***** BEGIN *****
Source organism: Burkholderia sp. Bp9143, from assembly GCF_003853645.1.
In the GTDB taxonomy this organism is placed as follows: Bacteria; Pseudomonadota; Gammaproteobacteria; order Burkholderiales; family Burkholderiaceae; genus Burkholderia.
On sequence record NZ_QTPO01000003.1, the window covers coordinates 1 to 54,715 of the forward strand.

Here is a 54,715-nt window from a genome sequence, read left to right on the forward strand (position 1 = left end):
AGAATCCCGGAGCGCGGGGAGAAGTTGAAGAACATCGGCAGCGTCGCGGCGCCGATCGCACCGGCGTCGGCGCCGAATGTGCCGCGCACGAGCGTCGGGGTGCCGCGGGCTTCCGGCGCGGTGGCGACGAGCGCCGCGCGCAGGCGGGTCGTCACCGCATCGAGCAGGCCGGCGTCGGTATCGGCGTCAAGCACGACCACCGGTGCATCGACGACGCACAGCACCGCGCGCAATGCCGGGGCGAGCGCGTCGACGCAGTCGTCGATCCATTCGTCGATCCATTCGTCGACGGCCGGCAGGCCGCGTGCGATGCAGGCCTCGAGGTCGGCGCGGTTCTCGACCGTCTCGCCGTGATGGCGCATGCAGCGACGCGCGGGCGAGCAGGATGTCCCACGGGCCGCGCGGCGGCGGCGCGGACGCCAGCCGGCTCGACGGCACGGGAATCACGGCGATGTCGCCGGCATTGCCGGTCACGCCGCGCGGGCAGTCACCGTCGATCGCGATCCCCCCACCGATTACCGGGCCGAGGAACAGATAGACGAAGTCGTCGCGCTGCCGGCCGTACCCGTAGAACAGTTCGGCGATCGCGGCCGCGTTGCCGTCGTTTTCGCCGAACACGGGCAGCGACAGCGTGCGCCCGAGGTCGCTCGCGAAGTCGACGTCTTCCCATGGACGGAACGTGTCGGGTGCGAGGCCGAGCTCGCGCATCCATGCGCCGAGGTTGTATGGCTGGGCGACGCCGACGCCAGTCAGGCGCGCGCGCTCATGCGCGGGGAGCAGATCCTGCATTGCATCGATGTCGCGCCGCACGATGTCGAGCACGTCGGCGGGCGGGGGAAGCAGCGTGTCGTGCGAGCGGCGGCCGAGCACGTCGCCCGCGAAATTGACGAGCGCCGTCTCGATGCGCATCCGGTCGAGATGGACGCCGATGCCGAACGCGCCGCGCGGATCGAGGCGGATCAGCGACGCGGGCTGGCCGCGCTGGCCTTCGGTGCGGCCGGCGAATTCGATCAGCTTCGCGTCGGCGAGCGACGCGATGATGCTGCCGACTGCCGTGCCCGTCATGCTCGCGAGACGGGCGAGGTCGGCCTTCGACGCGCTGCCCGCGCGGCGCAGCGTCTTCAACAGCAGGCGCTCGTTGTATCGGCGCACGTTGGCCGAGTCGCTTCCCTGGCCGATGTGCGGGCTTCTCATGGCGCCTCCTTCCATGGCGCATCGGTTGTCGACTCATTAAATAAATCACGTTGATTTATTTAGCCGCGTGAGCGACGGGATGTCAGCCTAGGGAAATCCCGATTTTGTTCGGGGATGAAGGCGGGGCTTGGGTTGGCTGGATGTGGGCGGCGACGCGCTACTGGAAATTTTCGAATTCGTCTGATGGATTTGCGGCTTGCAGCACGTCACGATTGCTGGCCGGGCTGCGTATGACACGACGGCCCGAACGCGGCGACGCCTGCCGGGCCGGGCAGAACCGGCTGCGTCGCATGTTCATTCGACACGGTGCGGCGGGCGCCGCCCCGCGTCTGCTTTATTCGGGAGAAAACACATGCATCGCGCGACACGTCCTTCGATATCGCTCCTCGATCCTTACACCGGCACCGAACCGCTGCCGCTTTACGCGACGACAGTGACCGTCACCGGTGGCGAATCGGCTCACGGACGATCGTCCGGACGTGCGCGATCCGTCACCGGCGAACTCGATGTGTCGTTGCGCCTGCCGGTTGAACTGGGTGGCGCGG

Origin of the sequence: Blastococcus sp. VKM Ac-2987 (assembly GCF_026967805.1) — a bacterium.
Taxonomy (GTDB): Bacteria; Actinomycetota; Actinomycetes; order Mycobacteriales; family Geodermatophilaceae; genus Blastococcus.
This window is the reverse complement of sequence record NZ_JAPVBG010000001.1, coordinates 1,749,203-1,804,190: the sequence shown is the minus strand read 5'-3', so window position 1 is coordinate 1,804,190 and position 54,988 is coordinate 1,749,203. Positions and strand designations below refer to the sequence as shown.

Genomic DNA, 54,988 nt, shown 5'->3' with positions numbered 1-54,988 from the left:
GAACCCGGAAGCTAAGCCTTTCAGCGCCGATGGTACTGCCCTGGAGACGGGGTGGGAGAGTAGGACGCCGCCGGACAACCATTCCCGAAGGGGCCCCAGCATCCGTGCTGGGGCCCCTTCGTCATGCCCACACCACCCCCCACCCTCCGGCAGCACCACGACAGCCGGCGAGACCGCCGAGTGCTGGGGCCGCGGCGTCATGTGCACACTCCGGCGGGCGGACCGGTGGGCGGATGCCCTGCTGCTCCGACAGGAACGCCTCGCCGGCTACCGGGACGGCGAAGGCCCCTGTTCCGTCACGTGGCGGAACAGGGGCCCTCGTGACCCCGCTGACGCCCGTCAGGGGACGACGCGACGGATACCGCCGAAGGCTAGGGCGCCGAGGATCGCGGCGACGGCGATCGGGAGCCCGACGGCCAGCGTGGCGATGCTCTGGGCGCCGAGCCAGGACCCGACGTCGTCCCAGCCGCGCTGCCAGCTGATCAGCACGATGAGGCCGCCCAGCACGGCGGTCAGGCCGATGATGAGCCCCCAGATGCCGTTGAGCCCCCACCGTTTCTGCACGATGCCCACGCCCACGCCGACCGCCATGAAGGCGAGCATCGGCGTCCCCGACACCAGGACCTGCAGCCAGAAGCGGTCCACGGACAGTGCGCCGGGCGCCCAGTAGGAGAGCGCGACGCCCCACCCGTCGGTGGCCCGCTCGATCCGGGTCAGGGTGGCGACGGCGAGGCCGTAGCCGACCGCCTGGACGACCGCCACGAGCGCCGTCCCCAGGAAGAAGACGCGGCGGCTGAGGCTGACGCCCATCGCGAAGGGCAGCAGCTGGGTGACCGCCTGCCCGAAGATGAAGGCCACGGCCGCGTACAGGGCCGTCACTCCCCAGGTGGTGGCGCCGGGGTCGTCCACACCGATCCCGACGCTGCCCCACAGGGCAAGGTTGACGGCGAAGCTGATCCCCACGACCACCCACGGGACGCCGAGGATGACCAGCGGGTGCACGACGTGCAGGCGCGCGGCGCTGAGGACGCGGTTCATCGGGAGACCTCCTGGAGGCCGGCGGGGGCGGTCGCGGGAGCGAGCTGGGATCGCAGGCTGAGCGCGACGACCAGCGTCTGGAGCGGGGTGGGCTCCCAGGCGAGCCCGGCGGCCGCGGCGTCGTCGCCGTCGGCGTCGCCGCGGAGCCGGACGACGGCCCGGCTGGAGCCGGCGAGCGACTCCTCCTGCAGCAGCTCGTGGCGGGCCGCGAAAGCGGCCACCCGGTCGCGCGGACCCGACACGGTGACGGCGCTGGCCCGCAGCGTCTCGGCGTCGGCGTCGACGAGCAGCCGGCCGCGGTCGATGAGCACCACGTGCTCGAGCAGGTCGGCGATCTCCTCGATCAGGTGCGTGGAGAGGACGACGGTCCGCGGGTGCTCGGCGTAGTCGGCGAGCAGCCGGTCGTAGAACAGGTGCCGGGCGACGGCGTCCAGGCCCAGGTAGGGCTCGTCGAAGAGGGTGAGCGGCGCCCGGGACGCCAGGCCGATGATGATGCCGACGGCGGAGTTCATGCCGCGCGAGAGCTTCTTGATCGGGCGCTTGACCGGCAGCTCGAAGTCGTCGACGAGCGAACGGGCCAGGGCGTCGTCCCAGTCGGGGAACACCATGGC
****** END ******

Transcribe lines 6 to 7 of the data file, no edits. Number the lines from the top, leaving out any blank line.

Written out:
Origin of the sequence: Blastococcus sp. VKM Ac-2987 (assembly GCF_026967805.1) — a bacterium.
Taxonomy (GTDB): Bacteria; Actinomycetota; Actinomycetes; order Mycobacteriales; family Geodermatophilaceae; genus Blastococcus.